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Chapter Two

  • Henry Tudor
Chapter
Part of the Key Concepts in Political Science book series (KCP)

Abstract

I have voiced doubts about the thesis that myths have a life of their own and that their meanings and purposes can be established in abstraction from their particular historical context. At the risk of being tedious, I shall pursue this point a bit further, for it lies at the heart of many theories which nowadays dominate the study of political myths. Of these, the most common is the view that a myth is primarily a psychological phenomenon. Tucker, for instance, argues that Marx’s vision of the class struggle is nothing but a projection upon the outside world of a psychological conflict which actually took place within Marx himself; and ‘this is the decisive characteristic of mythic thought, that something by nature interior is apprehended as exterior, that a drama of the inner life of man is experienced and depicted as taking place in the outer world’.1 Similarly, Norman Cohn sees in the millennialist movements of the Middle Ages the projection of a paranoia that has its source, ultimately, in the breakdown of trust between father and son.2 Interpretations such as these owe their general inspiration to the work of Freud and Jung and their particular methodological assumptions to the Freudian theory of dreams.

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Notes and References

  1. 1.
    Robert C. Tucker, Philosophy and Myth in Karl Marx, Cambridge University Press, 1964, p. 219.Google Scholar
  2. 2.
    Norman Cohn, The Pursuit of the Millennium Paladin, London, 1970, PP. 84–8.Google Scholar
  3. 3.
    Sigmund Freud, Introductory Lectures on Psycho-Analysis, Revised 2nd Edition, Hogarth Press, London, 1949, p. 82.Google Scholar
  4. 11.
    C. G. Jung & C. Kerenyi, Introduction to a Science of Mythology Routledge & Kegan Paul, London, 1970, pp. 99 ff.Google Scholar
  5. 12.
    C. G. Jung, Collected Works trans. R. F. C. Hull, 2nd Edition, Routledge & Kegan Paul, London, 1969, Vol. ix, Part I, pp. 3–4. See also Ibid., pp. 42 and 66.Google Scholar
  6. 19.
    R. Chase, Quest for Myth, Baton Rouge, 1949, pp. 94–5.Google Scholar
  7. R. M. Dorson, “Theories of Myth and the Folklorist”, in H. A. Murray (ed.), Myth and Mythmaking, New York, 1960, pp. 80–3.Google Scholar
  8. 21.
    Lucien Lévy-Bruhl, Les Fonctions Mentales dans les Sociétés Inférieures Paris, 1910, p. 1.Google Scholar
  9. Emile Durkheim, The Elementary Forms of the Religious Life, George Allen & Unwin, London, 1968, pp. 15–18.Google Scholar
  10. 23.
    Bronislaw Malinowski, ‘Myth in Primitive Psychology’, in Magic, Science and Religion and Other Essays Anchor Books, Doubleday & Co., New York, 1954, pp. 146 and 101. See also pp. 125–6 and 137.Google Scholar
  11. 24.
    Bronislaw Malinowski, A Scientific Theory of Culture Galaxy Books, New York, 1960, pp. 39 and 83.Google Scholar
  12. 25.
    Clifford Geertz, ‘Ideology as a Cultural System’, in D. E. Apter (ed.), Ideology and Discontent, London, 1964, p. 56.Google Scholar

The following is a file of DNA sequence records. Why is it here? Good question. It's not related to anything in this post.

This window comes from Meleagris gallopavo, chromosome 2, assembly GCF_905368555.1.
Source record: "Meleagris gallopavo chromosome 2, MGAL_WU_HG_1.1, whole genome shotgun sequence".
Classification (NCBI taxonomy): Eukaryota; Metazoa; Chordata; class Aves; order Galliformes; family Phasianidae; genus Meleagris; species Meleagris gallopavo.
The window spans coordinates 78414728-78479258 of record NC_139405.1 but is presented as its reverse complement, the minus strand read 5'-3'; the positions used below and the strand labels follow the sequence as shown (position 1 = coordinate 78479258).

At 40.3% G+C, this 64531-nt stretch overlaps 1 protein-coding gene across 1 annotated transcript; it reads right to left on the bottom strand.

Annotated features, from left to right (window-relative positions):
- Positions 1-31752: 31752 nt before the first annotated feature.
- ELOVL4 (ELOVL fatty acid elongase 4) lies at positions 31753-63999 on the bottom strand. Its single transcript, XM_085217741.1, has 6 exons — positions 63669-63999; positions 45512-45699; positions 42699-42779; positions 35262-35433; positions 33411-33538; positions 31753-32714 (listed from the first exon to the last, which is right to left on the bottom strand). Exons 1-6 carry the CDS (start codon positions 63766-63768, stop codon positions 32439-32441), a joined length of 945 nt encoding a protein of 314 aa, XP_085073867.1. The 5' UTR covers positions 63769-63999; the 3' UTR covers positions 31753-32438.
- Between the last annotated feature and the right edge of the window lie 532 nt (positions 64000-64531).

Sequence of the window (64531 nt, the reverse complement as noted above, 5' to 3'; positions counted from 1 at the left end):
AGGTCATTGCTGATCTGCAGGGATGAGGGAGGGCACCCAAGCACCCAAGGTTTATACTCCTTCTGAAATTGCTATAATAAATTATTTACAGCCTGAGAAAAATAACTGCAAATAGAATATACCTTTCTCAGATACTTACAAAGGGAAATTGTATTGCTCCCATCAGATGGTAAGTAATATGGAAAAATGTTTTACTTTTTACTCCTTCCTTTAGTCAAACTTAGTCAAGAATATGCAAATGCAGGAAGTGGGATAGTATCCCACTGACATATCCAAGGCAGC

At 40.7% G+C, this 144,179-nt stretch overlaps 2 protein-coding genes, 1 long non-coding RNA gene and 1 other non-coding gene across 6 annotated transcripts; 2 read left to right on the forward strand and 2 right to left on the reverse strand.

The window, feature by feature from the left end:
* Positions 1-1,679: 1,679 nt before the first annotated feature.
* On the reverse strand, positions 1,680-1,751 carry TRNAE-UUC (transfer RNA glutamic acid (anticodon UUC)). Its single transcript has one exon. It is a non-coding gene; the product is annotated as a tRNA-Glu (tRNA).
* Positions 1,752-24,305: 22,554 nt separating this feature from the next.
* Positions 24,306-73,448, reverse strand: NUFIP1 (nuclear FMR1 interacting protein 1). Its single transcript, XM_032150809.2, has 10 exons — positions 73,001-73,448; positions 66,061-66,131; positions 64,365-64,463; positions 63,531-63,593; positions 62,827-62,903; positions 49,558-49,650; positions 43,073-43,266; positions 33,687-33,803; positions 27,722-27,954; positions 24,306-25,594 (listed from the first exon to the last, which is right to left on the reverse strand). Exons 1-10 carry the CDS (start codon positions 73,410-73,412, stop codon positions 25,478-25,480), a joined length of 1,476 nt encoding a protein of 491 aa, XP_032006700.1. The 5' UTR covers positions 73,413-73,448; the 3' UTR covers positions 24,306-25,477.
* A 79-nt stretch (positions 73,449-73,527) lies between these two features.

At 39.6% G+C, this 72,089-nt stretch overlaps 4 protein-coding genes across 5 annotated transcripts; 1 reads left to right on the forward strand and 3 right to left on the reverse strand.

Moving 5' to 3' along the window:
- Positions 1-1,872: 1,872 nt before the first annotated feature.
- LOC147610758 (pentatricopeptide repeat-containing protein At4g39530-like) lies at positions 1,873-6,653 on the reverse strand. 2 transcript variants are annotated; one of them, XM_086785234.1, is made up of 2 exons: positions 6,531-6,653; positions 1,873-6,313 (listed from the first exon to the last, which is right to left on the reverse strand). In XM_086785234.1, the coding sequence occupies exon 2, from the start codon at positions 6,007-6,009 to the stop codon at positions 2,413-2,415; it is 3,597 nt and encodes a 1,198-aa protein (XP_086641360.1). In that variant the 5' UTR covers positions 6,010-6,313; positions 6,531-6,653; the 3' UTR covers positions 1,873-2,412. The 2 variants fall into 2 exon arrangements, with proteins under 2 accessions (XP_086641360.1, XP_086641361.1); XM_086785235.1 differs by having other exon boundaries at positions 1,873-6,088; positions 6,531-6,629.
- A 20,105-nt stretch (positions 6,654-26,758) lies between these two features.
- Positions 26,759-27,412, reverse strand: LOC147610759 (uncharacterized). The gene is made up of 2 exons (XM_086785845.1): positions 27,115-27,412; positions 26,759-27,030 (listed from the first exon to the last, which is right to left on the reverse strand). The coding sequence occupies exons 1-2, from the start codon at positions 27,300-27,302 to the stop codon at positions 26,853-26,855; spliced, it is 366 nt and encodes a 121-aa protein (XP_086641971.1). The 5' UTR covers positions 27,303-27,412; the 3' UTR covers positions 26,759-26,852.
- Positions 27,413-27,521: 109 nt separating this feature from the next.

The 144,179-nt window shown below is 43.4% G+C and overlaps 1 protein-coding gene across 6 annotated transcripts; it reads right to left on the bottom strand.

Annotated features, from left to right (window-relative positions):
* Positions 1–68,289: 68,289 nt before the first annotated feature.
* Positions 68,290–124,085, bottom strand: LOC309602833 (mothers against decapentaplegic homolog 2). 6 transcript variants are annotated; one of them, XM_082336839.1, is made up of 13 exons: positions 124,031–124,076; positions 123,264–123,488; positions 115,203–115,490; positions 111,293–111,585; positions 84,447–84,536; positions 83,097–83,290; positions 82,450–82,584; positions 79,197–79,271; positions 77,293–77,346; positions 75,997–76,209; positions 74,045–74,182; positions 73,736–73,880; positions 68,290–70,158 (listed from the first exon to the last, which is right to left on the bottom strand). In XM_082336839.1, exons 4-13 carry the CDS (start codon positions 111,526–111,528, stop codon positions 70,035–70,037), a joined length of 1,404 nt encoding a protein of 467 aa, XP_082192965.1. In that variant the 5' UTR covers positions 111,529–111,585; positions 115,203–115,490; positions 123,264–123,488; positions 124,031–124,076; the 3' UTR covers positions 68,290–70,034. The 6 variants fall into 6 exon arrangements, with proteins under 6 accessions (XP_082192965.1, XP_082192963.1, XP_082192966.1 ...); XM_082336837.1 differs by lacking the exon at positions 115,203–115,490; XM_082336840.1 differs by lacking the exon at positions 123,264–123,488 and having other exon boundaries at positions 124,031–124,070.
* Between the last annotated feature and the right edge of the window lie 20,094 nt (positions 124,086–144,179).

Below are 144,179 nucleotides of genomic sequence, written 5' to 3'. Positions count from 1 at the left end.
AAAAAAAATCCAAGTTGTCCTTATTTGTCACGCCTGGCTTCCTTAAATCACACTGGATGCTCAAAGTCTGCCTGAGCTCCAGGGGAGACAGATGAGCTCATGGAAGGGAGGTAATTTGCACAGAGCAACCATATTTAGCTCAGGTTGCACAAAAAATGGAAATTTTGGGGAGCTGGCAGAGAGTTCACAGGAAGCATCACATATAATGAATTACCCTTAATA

13. 26.
    Ernest Nagel, The Structure of Science Routledge & Kegan Paul, London, 1971, PP. 402 ff.Google Scholar
  14. 30.
    E. R. Leach, Political Systems of Highland Burma, G. Bell & Sons, London, 1964 p. 278.Google Scholar
  15. 31.
    Claude Lévi-Strauss, The Savage Mind, Weidenfeld and Nicolson, London 1968, pp. 21–2.Google Scholar
  16. 33.
    Ferdinand de Saussure, Course in General Linguistics ed. by C. Bally & A. Sechehaye in collaboration with A. Riedlinger, trans. by W. Baskin, McGraw-Hill Book Co., New York, 1966, pp. 6–17 and 77.Google Scholar
  17. 38.
    Roman Jakobsen, ‘Retrospect’, in Selected Writings, Vol. x. Mouton & Co., ‘S-Gravenhage’, 1962, p. 637. For an introduction to the work of the Prague School, see Josef Vachek, The Linguistic School of Prague, Indiana University Press, Bloomington & London, 1966.Google Scholar
  18. 39.
    Lévi-Strauss, Structural Anthropology, trans. Claire Jacobson and Brooke Grundfest Schoepf, Allen Lane the Penguin Press, London, 1968, p. 33.Google Scholar
  19. 45.
    Lévi-Strauss, ‘The Story of Asdiwal’, in Edmund Leach (ed.), The Structural Study of Myth and Totemism, A.S.A. Monographs, Tavistock Publications, London, 1967.Google Scholar
  20. 47.
    Lévi-Strauss, Mythologiques: Le Cru et le Cuit, Plon, Paris, 1964, p. 20.Google Scholar
  21. 51.
    G. W. F. Hegel, The Phenomenology of Mind, trans. with introd. & notes by J. B. Baillie, 2nd edition, London, George Allen & Unwin Ltd., 1949, pp. 212–13.Google Scholar
  22. 52.
    H. W. Bartsch, Kerygma and Myth: a Theological Debate, London, S.P.C. K., 1953, p. 47;Google Scholar
  23. R. Guenon, Apercus sur l’Initiation, Paris, 1964, pp. 121–4.Google Scholar
  24. 53.
    Mircea Eliade, Myth and Reality George Allen & Unwin, London, 1964, PP. 5–6.Google Scholar
  25. 55.
    Gaster, ‘Myth and Story’, Numen, I, 1954, p. 186.Google Scholar
  26. 56.
    M. I. Finley, ‘Myth, Memory and History’, History and Theory iv, 1965, pp. 281–302. Finley argues that, in myths, we find expressed a practical attitude to the past. Myths contain a memory of men and events which are remembered only because they have some practical relevance in the present. However, by being so remembered, they cease to be historical men and events and acquire the timeless quality which, according to Finley, is the mark of a true myth.Google Scholar

Copyright information

© Pall Mall Press Ltd London 1972

Authors and Affiliations

  • Henry Tudor
    • 1
  1. 1.University of DurhamUK

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